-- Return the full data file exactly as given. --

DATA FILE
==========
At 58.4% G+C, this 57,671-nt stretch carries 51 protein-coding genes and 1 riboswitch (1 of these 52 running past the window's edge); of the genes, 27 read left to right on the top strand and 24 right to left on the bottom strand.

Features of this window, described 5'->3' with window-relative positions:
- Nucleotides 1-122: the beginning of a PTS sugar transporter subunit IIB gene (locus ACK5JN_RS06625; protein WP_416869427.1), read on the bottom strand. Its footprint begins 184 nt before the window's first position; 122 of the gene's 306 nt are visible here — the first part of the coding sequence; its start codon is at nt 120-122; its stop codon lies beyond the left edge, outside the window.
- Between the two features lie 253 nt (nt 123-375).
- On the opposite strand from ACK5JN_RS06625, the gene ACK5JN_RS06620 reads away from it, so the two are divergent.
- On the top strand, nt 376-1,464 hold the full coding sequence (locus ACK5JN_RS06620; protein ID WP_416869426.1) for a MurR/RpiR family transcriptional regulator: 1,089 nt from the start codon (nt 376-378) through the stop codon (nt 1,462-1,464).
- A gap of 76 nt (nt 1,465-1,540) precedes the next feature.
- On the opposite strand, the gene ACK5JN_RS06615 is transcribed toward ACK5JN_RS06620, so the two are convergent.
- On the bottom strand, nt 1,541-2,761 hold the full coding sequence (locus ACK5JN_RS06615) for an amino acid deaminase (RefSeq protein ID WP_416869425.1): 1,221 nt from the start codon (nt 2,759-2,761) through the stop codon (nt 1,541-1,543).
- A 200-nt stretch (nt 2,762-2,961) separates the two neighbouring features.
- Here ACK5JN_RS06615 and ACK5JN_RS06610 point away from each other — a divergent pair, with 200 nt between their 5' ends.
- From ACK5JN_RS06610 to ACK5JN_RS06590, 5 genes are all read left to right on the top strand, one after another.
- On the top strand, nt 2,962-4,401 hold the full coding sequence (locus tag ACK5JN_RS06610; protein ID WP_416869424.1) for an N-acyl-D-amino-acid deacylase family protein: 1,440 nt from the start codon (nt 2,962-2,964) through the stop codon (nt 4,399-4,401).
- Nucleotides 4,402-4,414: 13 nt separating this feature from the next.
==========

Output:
At 58.4% G+C, this 57,671-nt stretch carries 51 protein-coding genes and 1 riboswitch (1 of these 52 running past the window's edge); of the genes, 27 read left to right on the top strand and 24 right to left on the bottom strand.

Features of this window, described 5'->3' with window-relative positions:
- Nucleotides 1-122: the beginning of a PTS sugar transporter subunit IIB gene (locus ACK5JN_RS06625; protein WP_416869427.1), read on the bottom strand. Its footprint begins 184 nt before the window's first position; 122 of the gene's 306 nt are visible here — the first part of the coding sequence; its start codon is at nt 120-122; its stop codon lies beyond the left edge, outside the window.
- Between the two features lie 253 nt (nt 123-375).
- On the opposite strand from ACK5JN_RS06625, the gene ACK5JN_RS06620 reads away from it, so the two are divergent.
- On the top strand, nt 376-1,464 hold the full coding sequence (locus ACK5JN_RS06620; protein ID WP_416869426.1) for a MurR/RpiR family transcriptional regulator: 1,089 nt from the start codon (nt 376-378) through the stop codon (nt 1,462-1,464).
- A gap of 76 nt (nt 1,465-1,540) precedes the next feature.
- On the opposite strand, the gene ACK5JN_RS06615 is transcribed toward ACK5JN_RS06620, so the two are convergent.
- On the bottom strand, nt 1,541-2,761 hold the full coding sequence (locus ACK5JN_RS06615) for an amino acid deaminase (RefSeq protein ID WP_416869425.1): 1,221 nt from the start codon (nt 2,759-2,761) through the stop codon (nt 1,541-1,543).
- A 200-nt stretch (nt 2,762-2,961) separates the two neighbouring features.
- Here ACK5JN_RS06615 and ACK5JN_RS06610 point away from each other — a divergent pair, with 200 nt between their 5' ends.
- From ACK5JN_RS06610 to ACK5JN_RS06590, 5 genes are all read left to right on the top strand, one after another.
- On the top strand, nt 2,962-4,401 hold the full coding sequence (locus tag ACK5JN_RS06610; protein ID WP_416869424.1) for an N-acyl-D-amino-acid deacylase family protein: 1,440 nt from the start codon (nt 2,962-2,964) through the stop codon (nt 4,399-4,401).
- Nucleotides 4,402-4,414: 13 nt separating this feature from the next.